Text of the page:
Our Work

Commitment To Equity

We, like Western Governors University (WGU) and other institutions, are committed to changing all learners’ lives for the better by creating pathways to opportunity. In this pursuit, we seek to advance diversity, equity, and inclusion (DEI) at a systemic level in higher education and workforce development by expanding access, improving learning efficacy, and creating environments where faculty and staff become advocates for DEI in their own networks. We bring this mission into action by striving to center equity in our research, design, and EdTech acceleration.

Centering Equity in Research

We work towards equity by prioritizing learners’ perspectives in these ways:

Learn Directly from Students. As much as possible, we put the student journey and full student experience at the heart of our data collection and analysis. We incorporate data about their studies and listen to students to record their perspectives. With a student-centered focus, we have a better opportunity to understand what it looks and feels like to be a learner at their institution.

Recruit for Equitable Representation. Learners are diverse. To fully represent all learners, we strive for targeted recruitment of research participants that honors their individuality. Through this, we can better understand the distinctiveness among learner populations, rather than generalizing across one group.

Rich Disaggregation. The experiences of all students are important to us, no matter how few of them are part of a study. To capture data representative of even the smallest groups, we disaggregate individual trends and data points, and when possible look at the intersection of relevant parts of learners’ identities — especially their race, ethnicity, and income. Engaging in this process allows us to better determine the effectiveness of the different interventions on distinct populations, rather than making broad claims about their impacts on the learner population.

Centering Equity in Design

We invest in an equity-first process to learning design. Using one-on-one interviews with institutional stakeholders and students, we go beyond assumptions and honor learners’ full identities. We carry over the perspectives and needs of learners to an iterative co-design approach. Then we balance what we’ve learned with our team’s deep knowledge of various educational technologies and cross-platform standards. Using all of these strategies and skills we create content that is culturally relevant, sensitive to learners’ unique needs, and platform agnostic.

Facilitated Sessions that Amplify User Voice. Our co-design approach to facilitated sessions aims to lift up the voice of users. Through this user-centered approach, students are better positioned to be the experts in the room and play an active role in the design and creation of future interventions. Our goal is to understand what learning looks and feels like to students. The interventions would likely not ring true to all learners’ experiences without incorporating student-created insights.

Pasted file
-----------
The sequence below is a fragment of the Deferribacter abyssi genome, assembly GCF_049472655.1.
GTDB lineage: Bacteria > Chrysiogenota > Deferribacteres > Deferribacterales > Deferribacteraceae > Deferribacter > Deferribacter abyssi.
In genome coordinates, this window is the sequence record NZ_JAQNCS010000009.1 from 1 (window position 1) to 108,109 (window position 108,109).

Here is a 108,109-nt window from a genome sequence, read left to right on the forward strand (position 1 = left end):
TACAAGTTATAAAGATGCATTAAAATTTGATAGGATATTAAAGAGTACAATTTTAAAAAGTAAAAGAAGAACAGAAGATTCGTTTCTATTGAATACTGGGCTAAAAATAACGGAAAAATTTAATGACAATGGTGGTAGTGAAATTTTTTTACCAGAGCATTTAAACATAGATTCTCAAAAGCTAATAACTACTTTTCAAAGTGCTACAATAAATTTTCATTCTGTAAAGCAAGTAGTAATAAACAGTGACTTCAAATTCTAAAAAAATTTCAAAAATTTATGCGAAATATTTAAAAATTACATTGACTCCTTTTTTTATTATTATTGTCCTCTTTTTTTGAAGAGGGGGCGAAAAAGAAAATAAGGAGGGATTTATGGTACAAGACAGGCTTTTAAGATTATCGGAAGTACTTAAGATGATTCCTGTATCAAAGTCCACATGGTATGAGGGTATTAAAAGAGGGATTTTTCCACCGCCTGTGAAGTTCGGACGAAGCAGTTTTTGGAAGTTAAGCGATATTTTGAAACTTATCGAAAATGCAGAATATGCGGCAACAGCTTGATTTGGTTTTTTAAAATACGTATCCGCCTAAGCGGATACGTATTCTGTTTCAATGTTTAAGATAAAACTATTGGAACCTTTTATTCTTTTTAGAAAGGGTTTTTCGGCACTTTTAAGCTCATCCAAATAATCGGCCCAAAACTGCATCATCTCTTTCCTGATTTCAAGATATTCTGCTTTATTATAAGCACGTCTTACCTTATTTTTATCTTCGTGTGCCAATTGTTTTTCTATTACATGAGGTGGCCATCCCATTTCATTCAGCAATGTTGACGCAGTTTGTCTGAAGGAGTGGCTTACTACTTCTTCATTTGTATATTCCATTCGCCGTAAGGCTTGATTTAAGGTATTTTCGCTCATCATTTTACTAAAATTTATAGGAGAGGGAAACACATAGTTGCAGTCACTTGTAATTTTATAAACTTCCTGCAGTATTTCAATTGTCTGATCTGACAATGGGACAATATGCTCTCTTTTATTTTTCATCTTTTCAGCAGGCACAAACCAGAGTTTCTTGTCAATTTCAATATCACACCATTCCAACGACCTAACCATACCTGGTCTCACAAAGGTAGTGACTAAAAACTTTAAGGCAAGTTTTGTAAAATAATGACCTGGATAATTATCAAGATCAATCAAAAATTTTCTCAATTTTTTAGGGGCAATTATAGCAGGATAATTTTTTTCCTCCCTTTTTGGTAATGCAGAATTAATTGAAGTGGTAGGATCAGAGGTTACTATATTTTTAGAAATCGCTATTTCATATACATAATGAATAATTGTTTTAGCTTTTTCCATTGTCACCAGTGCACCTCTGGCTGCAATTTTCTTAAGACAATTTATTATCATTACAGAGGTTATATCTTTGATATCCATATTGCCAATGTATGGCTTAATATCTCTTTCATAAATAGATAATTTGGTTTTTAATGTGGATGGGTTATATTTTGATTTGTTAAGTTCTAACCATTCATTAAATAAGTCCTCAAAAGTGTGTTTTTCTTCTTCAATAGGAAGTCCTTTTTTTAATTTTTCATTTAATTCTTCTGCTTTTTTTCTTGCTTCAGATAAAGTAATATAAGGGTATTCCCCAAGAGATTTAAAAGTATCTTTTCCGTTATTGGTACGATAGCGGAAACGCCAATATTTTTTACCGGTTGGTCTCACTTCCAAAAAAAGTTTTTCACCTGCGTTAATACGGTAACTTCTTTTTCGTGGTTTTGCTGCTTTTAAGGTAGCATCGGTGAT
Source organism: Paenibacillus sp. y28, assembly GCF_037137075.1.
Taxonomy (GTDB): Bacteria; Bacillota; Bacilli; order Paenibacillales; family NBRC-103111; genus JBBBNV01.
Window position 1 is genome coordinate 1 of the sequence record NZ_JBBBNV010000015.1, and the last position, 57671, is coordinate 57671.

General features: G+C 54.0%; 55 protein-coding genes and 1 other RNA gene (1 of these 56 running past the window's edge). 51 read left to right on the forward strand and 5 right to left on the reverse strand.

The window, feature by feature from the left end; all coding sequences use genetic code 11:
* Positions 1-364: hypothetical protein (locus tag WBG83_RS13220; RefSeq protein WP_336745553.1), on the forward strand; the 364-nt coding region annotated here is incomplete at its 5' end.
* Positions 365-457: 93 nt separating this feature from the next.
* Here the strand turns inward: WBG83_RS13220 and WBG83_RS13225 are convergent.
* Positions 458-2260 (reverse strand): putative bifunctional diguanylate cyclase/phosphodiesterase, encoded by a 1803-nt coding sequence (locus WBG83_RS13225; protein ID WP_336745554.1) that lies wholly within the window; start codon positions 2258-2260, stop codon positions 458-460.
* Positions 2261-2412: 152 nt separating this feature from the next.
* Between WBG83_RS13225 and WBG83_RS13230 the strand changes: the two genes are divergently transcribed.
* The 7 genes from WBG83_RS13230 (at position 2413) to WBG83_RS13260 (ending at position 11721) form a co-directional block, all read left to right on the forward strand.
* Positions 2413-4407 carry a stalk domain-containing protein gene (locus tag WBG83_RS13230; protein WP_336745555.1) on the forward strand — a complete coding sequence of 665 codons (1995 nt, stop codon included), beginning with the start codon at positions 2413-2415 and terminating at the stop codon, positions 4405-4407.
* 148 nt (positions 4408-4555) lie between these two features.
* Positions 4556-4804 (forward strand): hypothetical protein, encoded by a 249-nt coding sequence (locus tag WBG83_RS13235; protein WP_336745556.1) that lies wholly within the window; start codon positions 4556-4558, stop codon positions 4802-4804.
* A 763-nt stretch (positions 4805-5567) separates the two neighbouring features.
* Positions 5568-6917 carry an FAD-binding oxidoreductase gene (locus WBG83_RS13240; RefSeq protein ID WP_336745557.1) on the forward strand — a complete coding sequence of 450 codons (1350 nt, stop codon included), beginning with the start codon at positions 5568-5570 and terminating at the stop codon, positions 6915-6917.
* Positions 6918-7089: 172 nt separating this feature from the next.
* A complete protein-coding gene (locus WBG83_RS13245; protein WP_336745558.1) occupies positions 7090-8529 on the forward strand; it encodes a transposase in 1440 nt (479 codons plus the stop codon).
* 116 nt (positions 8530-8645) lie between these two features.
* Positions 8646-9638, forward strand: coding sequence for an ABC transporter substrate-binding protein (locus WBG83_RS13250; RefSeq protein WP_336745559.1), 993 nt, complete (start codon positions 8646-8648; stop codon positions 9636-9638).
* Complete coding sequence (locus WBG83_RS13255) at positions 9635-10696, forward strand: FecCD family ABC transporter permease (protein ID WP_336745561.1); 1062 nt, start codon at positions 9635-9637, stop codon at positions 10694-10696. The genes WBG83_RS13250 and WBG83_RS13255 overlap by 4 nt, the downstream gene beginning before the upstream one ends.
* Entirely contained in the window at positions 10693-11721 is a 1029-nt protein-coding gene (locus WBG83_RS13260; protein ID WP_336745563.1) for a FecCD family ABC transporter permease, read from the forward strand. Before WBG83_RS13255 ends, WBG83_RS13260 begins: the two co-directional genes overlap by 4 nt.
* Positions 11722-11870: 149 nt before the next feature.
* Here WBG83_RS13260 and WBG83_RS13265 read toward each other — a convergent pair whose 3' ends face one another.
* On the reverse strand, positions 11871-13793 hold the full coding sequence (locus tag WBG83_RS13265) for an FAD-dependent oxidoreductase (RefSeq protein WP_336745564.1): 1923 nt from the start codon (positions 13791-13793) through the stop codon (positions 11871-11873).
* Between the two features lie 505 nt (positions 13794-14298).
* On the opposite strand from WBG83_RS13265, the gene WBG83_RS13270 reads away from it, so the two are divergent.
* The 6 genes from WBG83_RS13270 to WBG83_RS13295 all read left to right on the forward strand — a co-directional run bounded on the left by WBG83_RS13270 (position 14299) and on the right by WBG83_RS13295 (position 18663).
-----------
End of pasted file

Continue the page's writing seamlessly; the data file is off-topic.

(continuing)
Centering Equity in EdTech Acceleration

Often the solutions that receive interest and funding are those that benefit the largest number of students, the most privileged students, and the most well-resourced institutions. It’s a cycle created by inequitable systems that creates inequitable access to opportunity for students and workers from historically marginalized groups. We are focused on breaking this cycle by supporting EdTech founders working to develop solutions for learners who are the furthest from opportunity. We measure the social impact of EdTech companies through the holistic, evolving Evaluation Framework for Social Impact. This approach incentivizes prospective participants to lead innovation with inclusivity rather than profit.

Centering Equity in Communications

In all of our communications, internally and externally, we actively pursue inclusivity. We know that no group is a monolith and that language is constantly changing. We created and follow an Inclusive Language Guide — a living document that offers guidance on vocabulary when referring to various communities. In practice, equity in communication can look like many things. For example, in our survey design, we record respondents’ full range of identities. This is an action based in respect, rather than political correctness. Self-identification enables people to fully express themselves in all of their complexity and unlocks key insights that might have been missed through other approaches.

Centering Equity in Organizational Culture

Equity must be at the core of our organization’s culture. To work toward this goal, we strive to have a team with diverse perspectives and lived experiences, and demonstrated knowledge or interest in universal design and accessibility. We are working intentionally to create an environment where all team members and partners can feel safe surfacing their ideas, perspectives, and concerns, even if they lead to uncomfortable conversations. These efforts often do not follow a linear path, but they are ongoing and ever-evolving as we deepen our understanding and practices of equity.

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